Land swap passes House, heads to Senate
September 29, 2006
The protracted effort to prevent development of 35 acres near the ghost town of Ashcroft took, what officials say is, a positive turn on Sept. 27.That’s when the U.S. Senate passed a bill authorizing a land swap between Pitkin County and the U.S. Forest Service. Officials are hopeful the Senate bill will be reconciled quickly with a similar House version and sent soon afterward to President Bush for his signature.The swap involves the 35-acre Ryan parcel at Ashcroft, bits and pieces of land on Smuggler Mountain and the Roaring Fork Valley floor, and a large property in the Crystal River Valley. Officials hope the complicated deal, including title transfers, will be complete this fall.
Meanwhile, two workmen under contract to the Aspen Center for Environmental Studies and the Aspen Historical Society have spent the week dismantling an old cabin on the Ryan parcel, just uphill from the ghost town of Ashcroft.The work has alarmed some, including one neighbor who refused to be identified but who claimed two “knuckleheads who don’t know what they’re doing” were doing the work.But a local official said the move is in accordance with the appropriate historic preservation guidelines, and that the two local men doing the work – Max Powers and Dan Bunta – are experienced and capable of getting the job done.
According to ACES Director Tom Cardamone, the relocation of the cabin is part of the effort to prepare the Ryan parcel for transfer to U.S. Forest Service ownership under the land swap, which has been years in the works. The cabin is to be moved to the Toklat property near Ashcroft.Theodore “Ted” Ryan, a skiing pioneer who once had dreams of turning the upper Castle Creek Valley into a downhill ski resort, originally owned the parcel. The property is surrounded by public lands.The swap started when the most recent private owner of the Ryan parcel received a permit to build a 15,000-square-foot luxury home on the property in the late 1990s.Eager to prevent development so close to the Ashcroft Ski Touring Center and the ghost town, Pitkin County and the Aspen Valley Land Trust, acting jointly, bought the parcel for $3.2 million in 2000. After that, USFS and county officials went to work on the swap, which won approval from the U.S. House of Representatives late last year.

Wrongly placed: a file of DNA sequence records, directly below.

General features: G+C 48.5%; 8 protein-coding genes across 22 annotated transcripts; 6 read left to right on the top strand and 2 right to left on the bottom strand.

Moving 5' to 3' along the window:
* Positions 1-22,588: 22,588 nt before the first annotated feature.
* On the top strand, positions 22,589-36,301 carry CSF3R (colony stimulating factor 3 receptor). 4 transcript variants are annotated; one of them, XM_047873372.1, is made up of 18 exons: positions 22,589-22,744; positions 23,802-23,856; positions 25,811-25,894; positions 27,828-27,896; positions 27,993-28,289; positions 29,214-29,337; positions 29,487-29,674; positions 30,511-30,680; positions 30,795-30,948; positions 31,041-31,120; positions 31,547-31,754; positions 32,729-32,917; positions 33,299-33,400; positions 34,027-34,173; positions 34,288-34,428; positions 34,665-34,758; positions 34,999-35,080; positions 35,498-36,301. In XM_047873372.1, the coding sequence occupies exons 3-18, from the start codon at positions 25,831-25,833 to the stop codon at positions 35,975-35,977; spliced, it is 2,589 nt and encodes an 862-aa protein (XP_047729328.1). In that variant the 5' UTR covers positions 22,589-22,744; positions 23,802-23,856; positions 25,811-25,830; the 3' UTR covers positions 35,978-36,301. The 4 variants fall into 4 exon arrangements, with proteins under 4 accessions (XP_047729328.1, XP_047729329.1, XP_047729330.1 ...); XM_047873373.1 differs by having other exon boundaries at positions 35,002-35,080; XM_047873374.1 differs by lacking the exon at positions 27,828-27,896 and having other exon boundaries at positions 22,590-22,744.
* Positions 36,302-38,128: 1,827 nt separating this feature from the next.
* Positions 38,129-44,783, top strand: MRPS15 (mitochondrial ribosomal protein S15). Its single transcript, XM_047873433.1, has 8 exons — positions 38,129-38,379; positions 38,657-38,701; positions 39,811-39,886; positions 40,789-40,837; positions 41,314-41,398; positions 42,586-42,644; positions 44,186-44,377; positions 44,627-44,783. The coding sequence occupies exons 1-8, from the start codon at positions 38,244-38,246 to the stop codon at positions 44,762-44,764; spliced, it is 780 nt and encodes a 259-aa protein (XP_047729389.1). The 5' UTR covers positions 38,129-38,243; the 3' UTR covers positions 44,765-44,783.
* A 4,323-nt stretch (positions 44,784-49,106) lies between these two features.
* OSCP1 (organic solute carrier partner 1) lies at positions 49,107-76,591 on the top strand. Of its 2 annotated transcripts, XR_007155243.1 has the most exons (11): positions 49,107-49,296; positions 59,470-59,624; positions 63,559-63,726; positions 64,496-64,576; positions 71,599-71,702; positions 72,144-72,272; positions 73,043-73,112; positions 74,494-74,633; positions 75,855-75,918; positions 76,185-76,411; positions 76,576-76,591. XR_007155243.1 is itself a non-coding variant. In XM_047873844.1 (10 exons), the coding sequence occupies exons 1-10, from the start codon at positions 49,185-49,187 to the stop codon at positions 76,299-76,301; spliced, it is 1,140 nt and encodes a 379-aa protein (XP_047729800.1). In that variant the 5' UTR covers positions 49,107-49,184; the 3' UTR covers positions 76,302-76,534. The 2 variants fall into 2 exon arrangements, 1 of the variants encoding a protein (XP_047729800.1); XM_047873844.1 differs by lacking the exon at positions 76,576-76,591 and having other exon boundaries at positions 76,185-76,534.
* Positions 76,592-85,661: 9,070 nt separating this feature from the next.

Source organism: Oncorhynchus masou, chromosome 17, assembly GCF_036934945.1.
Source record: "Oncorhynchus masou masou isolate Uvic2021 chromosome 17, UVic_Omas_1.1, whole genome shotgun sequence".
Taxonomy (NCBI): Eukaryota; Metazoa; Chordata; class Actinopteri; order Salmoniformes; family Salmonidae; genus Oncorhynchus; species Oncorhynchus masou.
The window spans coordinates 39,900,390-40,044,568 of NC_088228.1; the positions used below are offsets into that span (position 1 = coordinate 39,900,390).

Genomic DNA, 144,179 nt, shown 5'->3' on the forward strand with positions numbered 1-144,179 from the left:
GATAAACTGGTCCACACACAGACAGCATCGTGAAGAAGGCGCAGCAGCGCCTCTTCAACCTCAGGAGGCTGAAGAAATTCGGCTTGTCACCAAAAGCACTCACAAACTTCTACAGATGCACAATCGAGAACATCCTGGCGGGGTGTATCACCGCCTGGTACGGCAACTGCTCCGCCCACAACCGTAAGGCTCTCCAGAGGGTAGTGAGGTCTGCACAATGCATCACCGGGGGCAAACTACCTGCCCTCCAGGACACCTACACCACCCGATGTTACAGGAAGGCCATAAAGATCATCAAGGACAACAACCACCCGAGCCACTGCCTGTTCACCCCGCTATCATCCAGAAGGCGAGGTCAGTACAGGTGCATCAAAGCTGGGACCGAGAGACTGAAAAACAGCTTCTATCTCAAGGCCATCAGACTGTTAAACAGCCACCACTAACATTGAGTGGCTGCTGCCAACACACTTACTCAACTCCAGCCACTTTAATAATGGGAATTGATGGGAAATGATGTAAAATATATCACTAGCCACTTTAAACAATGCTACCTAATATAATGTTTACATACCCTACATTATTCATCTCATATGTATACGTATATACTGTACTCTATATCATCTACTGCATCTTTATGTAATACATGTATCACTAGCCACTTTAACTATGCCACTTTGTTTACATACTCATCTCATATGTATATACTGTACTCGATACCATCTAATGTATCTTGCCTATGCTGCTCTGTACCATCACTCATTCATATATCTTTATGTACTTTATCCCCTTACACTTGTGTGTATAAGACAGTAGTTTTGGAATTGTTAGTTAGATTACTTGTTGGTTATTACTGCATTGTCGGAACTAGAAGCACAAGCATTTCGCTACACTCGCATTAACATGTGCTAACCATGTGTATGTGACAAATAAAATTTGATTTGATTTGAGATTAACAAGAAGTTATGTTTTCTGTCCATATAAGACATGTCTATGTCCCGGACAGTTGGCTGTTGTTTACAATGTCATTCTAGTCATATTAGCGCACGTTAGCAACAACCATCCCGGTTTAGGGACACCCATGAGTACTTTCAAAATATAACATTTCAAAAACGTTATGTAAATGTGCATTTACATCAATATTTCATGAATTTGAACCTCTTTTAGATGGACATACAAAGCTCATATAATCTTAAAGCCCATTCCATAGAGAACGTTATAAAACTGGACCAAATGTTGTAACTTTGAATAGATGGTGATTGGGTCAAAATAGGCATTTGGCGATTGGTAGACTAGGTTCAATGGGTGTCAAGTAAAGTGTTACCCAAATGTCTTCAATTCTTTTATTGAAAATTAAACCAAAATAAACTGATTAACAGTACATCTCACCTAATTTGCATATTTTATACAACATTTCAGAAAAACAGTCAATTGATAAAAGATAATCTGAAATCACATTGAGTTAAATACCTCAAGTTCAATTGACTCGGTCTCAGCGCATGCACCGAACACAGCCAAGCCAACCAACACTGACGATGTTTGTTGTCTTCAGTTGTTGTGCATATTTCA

Under two separate bills, H.R. 1129 and S.B. 100, the county will transfer two parcels to the Forest Service – the Ryan parcel and about 18.2 acres of patented mining claims on Smuggler Mountain.In return, the federal government will transfer three pieces of property to the county. They are a 5.5-acre tract south of Aspen that the county will transfer to private ownership after reserving a permanent public easement for a trail; nearly six acres on Smuggler Mountain; and a 40-acre tract of Bureau of Land Management land along the Crystal River.The cabin, which Cardamone said he lived in for a short time three decades ago, soon will become either a classroom or temporary quarters for visiting professors in the ACES environmental education programs.
Cardamone said the relocation of the Royal cabin, which originally came to the Ryan property from another private holding on Castle Creek, has to be done this fall because the USFS does not want any buildings left on the parcel when the transfer is complete.He said he won’t get a bill from Powers and Bunta until the job is done. But, he predicted, it will be significantly less than the $20,000 estimate he received from another contractor who, after submitting his bid, told the county he would not be able to do the work this fall because he was too busy.According to Pitkin County Open Space Director Dale Will, the other two cabins are either to be sold to private buyers, moved by the county or demolished. He said the decision on the cabins’ fate has not yet been made.John Colson’s e-mail address is firstname.lastname@example.org